Missouri Marijuana News

‘We’re kind of doing it the old-fashioned Maritime way, which is storytelling’.

Myrna Gillis sports a colourful rainbow bracelet as a way to demonstrate that her company is dedicated to inclusiveness. In small letters, the word “reef” is printed.

“We also have given this to all of our staff as part of Pride celebrations to promote diversity within our workplace,” Gillis said from her company’s office in Bedford, N.S.

She is the CEO of Aqualitas, a cannabis producer with a production plant in Liverpool, N.S. The company has a licence to cultivate and she hopes the business will be authorized to sell by the time legalization rolls around this fall.

– Read the entire article at CBC News.

Read More Here…

‘I look at all the medications I’ve taken over the years, and they don’t help like medical marijuana’.

An Ottawa woman living with multiple sclerosis says the province’s refusal to cover the cost of medical marijuana is driving her to risk addiction to opiate painkillers.

Bobbi Assoun, 47, has a doctor’s prescription and is federally licensed to use marijuana for MS-related pain. As a recipient of benefits through the Ontario Disability Support Program, her drug costs would normally be covered by the Ontario Drug Benefit program, but that program doesn’t include medical cannabis.

“There’s only one thing that it will mean, which is that I’ll be going back and using my Dilaudid,” said Assoun, referring to the opioid also known as hydromorphone.

– Read the entire article at CBC News.

Read More Here…

In an effort to better understand the ways cannabis use impacts traffic safety, UC San Diego is conducting a virtual driving study that tests how driving high impacts the ability to respond to common challenges on the roadway. The study, the largest of its kind to date, is being conducted by the college’s Center for Medicinal Cannabis Research. And to make sure they’re attracting the right candidates, researchers are paying people to smoke weed for the study.

For Participants, It Pays To Drive High

If the idea of getting paid to smoke weed and get behind the wheel sounds good to you, you’re in luck. UC San Diego’s Center for Medicinal Cannabis Research is still recruiting participants for its study on cannabis and driving.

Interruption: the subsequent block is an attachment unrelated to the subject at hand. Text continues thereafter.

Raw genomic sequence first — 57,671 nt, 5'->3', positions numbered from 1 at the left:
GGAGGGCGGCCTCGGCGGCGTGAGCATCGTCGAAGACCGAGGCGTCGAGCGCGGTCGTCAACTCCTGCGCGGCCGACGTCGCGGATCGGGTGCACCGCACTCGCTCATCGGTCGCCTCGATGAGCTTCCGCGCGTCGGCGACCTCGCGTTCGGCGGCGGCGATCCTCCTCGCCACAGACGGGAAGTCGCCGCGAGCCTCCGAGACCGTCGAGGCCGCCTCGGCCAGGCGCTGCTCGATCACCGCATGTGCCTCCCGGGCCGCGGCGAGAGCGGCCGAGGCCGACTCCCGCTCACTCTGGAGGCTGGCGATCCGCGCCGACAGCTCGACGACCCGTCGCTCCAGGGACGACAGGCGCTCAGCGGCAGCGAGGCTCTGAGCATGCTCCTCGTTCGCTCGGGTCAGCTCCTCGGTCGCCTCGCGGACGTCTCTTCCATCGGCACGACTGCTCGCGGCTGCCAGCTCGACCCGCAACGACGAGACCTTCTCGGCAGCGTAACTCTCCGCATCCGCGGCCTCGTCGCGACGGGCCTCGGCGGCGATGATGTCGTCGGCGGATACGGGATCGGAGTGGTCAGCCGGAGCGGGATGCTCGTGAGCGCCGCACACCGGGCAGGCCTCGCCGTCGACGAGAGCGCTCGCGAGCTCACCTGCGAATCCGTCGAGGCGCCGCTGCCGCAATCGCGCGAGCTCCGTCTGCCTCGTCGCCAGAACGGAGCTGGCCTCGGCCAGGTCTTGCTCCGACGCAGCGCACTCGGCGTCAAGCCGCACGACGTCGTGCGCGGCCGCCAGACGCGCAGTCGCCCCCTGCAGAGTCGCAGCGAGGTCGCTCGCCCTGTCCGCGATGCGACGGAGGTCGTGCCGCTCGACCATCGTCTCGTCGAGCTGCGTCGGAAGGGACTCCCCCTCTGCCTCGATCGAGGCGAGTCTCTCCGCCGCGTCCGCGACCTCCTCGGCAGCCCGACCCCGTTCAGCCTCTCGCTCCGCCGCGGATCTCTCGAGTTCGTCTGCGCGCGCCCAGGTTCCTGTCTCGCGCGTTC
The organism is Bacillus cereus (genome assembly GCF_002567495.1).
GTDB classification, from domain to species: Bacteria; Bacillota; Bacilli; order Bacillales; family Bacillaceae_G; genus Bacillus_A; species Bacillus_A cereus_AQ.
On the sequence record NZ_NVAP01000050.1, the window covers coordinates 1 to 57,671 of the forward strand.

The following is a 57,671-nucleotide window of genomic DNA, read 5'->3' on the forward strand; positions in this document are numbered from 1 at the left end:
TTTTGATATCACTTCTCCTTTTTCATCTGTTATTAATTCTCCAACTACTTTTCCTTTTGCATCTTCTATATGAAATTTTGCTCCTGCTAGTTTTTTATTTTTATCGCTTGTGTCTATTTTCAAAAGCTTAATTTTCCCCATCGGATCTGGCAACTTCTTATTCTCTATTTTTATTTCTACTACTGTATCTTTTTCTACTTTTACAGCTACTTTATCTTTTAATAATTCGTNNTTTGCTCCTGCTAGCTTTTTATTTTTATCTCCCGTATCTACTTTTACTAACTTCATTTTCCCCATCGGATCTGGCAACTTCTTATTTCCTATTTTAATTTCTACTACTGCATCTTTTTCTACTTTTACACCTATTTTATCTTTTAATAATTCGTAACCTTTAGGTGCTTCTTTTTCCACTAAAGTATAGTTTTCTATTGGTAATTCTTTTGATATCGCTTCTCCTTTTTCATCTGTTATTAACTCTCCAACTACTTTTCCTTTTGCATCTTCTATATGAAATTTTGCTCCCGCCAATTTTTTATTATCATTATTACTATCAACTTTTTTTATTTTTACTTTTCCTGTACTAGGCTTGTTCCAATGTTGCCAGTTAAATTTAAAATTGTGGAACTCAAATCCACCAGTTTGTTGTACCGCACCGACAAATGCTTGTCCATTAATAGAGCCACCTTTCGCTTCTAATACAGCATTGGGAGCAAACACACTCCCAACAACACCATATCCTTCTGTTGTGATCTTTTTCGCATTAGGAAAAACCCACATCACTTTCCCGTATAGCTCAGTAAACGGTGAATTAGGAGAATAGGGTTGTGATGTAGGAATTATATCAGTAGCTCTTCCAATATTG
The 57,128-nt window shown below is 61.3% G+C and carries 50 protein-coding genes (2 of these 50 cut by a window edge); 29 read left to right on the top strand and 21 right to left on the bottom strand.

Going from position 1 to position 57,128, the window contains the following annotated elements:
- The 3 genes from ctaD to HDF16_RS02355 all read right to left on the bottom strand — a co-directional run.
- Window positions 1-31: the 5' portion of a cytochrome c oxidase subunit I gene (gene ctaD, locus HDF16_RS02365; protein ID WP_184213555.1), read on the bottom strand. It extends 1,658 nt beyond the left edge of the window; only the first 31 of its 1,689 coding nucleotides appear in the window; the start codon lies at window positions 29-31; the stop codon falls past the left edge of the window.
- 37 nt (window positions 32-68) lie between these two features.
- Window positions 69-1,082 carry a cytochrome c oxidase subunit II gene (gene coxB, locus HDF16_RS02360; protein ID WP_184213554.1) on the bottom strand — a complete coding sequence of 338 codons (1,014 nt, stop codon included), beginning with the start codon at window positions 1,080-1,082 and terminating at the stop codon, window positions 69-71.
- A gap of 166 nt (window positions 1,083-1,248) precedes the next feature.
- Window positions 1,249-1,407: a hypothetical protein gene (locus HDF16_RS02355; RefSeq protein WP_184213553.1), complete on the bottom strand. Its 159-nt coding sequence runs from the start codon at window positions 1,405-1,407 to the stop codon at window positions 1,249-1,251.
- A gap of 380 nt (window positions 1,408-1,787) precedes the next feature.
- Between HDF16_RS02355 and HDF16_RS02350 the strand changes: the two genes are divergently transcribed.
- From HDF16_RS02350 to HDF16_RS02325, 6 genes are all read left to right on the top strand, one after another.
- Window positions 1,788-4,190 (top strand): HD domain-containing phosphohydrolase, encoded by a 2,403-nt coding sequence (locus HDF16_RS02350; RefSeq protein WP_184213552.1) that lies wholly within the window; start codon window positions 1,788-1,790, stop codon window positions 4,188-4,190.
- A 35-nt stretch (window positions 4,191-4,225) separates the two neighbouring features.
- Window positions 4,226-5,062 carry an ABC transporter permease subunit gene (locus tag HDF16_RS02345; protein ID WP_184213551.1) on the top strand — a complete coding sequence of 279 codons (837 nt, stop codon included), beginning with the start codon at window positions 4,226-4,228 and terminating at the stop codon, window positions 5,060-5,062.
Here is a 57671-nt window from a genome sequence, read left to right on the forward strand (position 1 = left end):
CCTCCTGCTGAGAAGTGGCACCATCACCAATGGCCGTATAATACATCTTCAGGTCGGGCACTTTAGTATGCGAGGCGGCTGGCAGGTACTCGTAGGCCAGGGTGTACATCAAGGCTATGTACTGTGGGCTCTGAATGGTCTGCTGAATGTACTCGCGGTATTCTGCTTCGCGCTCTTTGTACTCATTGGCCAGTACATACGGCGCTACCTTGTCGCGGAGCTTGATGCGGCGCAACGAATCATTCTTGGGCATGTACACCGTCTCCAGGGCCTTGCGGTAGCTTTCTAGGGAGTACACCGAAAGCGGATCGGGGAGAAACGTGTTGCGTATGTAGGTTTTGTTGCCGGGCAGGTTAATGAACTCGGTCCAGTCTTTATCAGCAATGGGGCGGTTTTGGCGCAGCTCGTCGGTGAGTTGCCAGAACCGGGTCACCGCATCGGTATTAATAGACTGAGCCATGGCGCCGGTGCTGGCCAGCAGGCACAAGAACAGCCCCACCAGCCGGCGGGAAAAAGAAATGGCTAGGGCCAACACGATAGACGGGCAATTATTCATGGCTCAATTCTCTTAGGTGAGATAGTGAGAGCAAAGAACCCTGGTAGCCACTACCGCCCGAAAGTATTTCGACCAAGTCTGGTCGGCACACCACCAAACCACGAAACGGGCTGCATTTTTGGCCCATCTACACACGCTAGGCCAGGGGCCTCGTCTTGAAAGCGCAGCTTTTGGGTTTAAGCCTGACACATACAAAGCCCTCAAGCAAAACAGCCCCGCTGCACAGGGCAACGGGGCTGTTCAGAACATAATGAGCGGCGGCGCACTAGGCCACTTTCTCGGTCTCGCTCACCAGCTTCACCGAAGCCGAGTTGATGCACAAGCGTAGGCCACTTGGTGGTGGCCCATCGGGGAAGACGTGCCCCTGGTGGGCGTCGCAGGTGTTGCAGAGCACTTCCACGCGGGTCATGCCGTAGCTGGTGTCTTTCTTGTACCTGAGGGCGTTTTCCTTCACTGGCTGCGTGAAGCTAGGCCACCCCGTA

And for the study’s participants, it pays to drive high. The CMCR is giving participants $50 for an initial appointment. But when participants come back for their full day assessment, UCSD is prepared to drop an additional $180.

Those involved in the study will have their work cut out for them. Besides a long day of simulated driving, there’s no guarantee a participant will even get high.

Anyone participating in the study, however, will get to

Read More Here…

“We thought it was less than that,” says principal investigator Richard Belanger.

About half of pediatric doctors surveyed about cannabis say they’ve encountered a young patient who had used marijuana for a medical reason.

The questionnaire for the Canadian Paediatric Surveillance Program found 419 of 835 respondents had a patient who had used either authorized or unauthorized cannabis for some sort of medical relief.

The one-time study did not detail how many cases involved unauthorized use, the nature of the condition being treated nor the ages of the patients. But principal investigator Richard Belanger says he’s surprised by the number of young cannabis users and says it points to the need for more information for doctors, parents and patients.

– Read the entire article at Huffington Post.

Read More Here…

Republican Party groups in Oklahoma have joined the fight against restrictions added by regulators to the state’s new medical marijuana program. On June 26, voters passed State Question 788 (SQ 788) by a margin of 57-43 percent. The measure legalizes the medicinal use of cannabis in the state and creates a regulated supply chain to provide medicine to patients.

But then last week, the Oklahoma State Board of Health (OSBH) slapped controversial restrictions on proposed rules to govern the program. One bans the sale of smokable forms of marijuana in dispensaries, while another requires that cannabis providers have a licensed pharmacist on site.

The Fight Begins

Almost immediately, activists and some individual lawmakers vowed to fight the board’s restrictions. So far, at least two lawsuits have been filed to challenge the rules in court.

“We will absolutely throw the book at them with class-action lawsuits on behalf of patients. We won’t be railroaded,” said Chip Paul of the advocacy group Oklahomans for Health.

“We simply want our state question implemented and properly regulated,” he added.

A press release from Oklahomans for Health called on legislators to join the fight to “reinstate the will of the people and do whatever is needed

Read More Here…

Good news! Today, the New Jersey Department of Health announced that it will begin accepting applications for six additional businesses that can grow, process, and sell medical cannabis in the state. The winning businesses are supposed to be announced on November 1. Unfortunately, there is no provision yet for equity applicants, although applicants may be awarded up to 50 (out of 1,000) points for diversity.